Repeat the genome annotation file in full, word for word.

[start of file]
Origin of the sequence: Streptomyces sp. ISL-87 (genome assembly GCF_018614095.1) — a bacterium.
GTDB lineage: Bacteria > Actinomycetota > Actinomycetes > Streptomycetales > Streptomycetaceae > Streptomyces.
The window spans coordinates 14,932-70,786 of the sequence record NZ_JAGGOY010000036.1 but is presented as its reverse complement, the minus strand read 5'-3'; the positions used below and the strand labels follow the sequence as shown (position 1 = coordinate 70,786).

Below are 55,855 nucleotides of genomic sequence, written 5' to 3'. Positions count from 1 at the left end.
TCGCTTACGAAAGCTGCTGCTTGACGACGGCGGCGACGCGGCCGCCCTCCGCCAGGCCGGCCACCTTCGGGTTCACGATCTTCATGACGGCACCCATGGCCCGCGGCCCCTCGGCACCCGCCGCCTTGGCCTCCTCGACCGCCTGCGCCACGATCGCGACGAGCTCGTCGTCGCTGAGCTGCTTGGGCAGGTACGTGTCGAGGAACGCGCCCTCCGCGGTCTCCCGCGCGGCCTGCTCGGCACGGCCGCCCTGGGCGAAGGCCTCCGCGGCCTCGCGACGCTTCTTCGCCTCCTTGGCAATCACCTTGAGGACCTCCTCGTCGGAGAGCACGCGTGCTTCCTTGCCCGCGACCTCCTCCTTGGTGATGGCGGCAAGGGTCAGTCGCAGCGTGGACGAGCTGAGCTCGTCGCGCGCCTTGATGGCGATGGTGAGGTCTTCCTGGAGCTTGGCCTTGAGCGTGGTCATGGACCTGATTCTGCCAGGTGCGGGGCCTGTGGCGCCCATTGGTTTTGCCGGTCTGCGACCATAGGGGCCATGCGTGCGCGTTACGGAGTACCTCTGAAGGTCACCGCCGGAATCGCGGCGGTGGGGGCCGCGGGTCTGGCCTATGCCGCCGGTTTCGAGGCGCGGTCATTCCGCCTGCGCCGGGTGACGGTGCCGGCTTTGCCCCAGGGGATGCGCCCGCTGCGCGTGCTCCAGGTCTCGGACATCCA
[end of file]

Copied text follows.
Origin of the sequence: Streptomyces sp. ISL-87 (genome assembly GCF_018614095.1) — a bacterium.
GTDB lineage: Bacteria > Actinomycetota > Actinomycetes > Streptomycetales > Streptomycetaceae > Streptomyces.
The window spans coordinates 14,932-70,786 of the sequence record NZ_JAGGOY010000036.1 but is presented as its reverse complement, the minus strand read 5'-3'; the positions used below and the strand labels follow the sequence as shown (position 1 = coordinate 70,786).

Below are 55,855 nucleotides of genomic sequence, written 5' to 3'. Positions count from 1 at the left end.
TCGCTTACGAAAGCTGCTGCTTGACGACGGCGGCGACGCGGCCGCCCTCCGCCAGGCCGGCCACCTTCGGGTTCACGATCTTCATGACGGCACCCATGGCCCGCGGCCCCTCGGCACCCGCCGCCTTGGCCTCCTCGACCGCCTGCGCCACGATCGCGACGAGCTCGTCGTCGCTGAGCTGCTTGGGCAGGTACGTGTCGAGGAACGCGCCCTCCGCGGTCTCCCGCGCGGCCTGCTCGGCACGGCCGCCCTGGGCGAAGGCCTCCGCGGCCTCGCGACGCTTCTTCGCCTCCTTGGCAATCACCTTGAGGACCTCCTCGTCGGAGAGCACGCGTGCTTCCTTGCCCGCGACCTCCTCCTTGGTGATGGCGGCAAGGGTCAGTCGCAGCGTGGACGAGCTGAGCTCGTCGCGCGCCTTGATGGCGATGGTGAGGTCTTCCTGGAGCTTGGCCTTGAGCGTGGTCATGGACCTGATTCTGCCAGGTGCGGGGCCTGTGGCGCCCATTGGTTTTGCCGGTCTGCGACCATAGGGGCCATGCGTGCGCGTTACGGAGTACCTCTGAAGGTCACCGCCGGAATCGCGGCGGTGGGGGCCGCGGGTCTGGCCTATGCCGCCGGTTTCGAGGCGCGGTCATTCCGCCTGCGCCGGGTGACGGTGCCGGCTTTGCCCCAGGGGATGCGCCCGCTGCGCGTGCTCCAGGTCTCGGACATCCA